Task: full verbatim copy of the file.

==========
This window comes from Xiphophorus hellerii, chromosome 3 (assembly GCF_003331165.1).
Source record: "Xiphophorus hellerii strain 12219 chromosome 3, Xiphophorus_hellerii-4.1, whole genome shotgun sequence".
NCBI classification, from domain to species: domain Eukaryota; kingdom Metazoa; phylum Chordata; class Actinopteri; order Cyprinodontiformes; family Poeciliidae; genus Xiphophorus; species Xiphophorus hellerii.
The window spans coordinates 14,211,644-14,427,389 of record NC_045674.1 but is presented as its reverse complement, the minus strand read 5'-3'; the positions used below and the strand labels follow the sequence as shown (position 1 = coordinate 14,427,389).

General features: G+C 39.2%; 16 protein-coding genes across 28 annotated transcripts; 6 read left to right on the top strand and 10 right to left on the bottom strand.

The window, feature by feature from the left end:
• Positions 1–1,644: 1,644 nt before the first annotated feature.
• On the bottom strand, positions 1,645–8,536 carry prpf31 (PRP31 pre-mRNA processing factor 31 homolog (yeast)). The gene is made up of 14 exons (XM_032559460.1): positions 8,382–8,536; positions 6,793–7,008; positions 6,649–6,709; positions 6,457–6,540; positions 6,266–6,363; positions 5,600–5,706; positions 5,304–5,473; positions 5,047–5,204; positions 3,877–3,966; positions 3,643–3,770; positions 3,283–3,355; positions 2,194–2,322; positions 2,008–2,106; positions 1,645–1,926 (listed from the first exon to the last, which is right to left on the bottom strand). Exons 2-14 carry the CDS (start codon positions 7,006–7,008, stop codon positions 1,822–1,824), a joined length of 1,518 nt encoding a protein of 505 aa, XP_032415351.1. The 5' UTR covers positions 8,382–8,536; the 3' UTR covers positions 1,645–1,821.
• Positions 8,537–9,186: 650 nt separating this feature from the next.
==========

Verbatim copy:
This window comes from Xiphophorus hellerii, chromosome 3 (assembly GCF_003331165.1).
Source record: "Xiphophorus hellerii strain 12219 chromosome 3, Xiphophorus_hellerii-4.1, whole genome shotgun sequence".
NCBI classification, from domain to species: domain Eukaryota; kingdom Metazoa; phylum Chordata; class Actinopteri; order Cyprinodontiformes; family Poeciliidae; genus Xiphophorus; species Xiphophorus hellerii.
The window spans coordinates 14,211,644-14,427,389 of record NC_045674.1 but is presented as its reverse complement, the minus strand read 5'-3'; the positions used below and the strand labels follow the sequence as shown (position 1 = coordinate 14,427,389).

General features: G+C 39.2%; 16 protein-coding genes across 28 annotated transcripts; 6 read left to right on the top strand and 10 right to left on the bottom strand.

The window, feature by feature from the left end:
• Positions 1–1,644: 1,644 nt before the first annotated feature.
• On the bottom strand, positions 1,645–8,536 carry prpf31 (PRP31 pre-mRNA processing factor 31 homolog (yeast)). The gene is made up of 14 exons (XM_032559460.1): positions 8,382–8,536; positions 6,793–7,008; positions 6,649–6,709; positions 6,457–6,540; positions 6,266–6,363; positions 5,600–5,706; positions 5,304–5,473; positions 5,047–5,204; positions 3,877–3,966; positions 3,643–3,770; positions 3,283–3,355; positions 2,194–2,322; positions 2,008–2,106; positions 1,645–1,926 (listed from the first exon to the last, which is right to left on the bottom strand). Exons 2-14 carry the CDS (start codon positions 7,006–7,008, stop codon positions 1,822–1,824), a joined length of 1,518 nt encoding a protein of 505 aa, XP_032415351.1. The 5' UTR covers positions 8,382–8,536; the 3' UTR covers positions 1,645–1,821.
• Positions 8,537–9,186: 650 nt separating this feature from the next.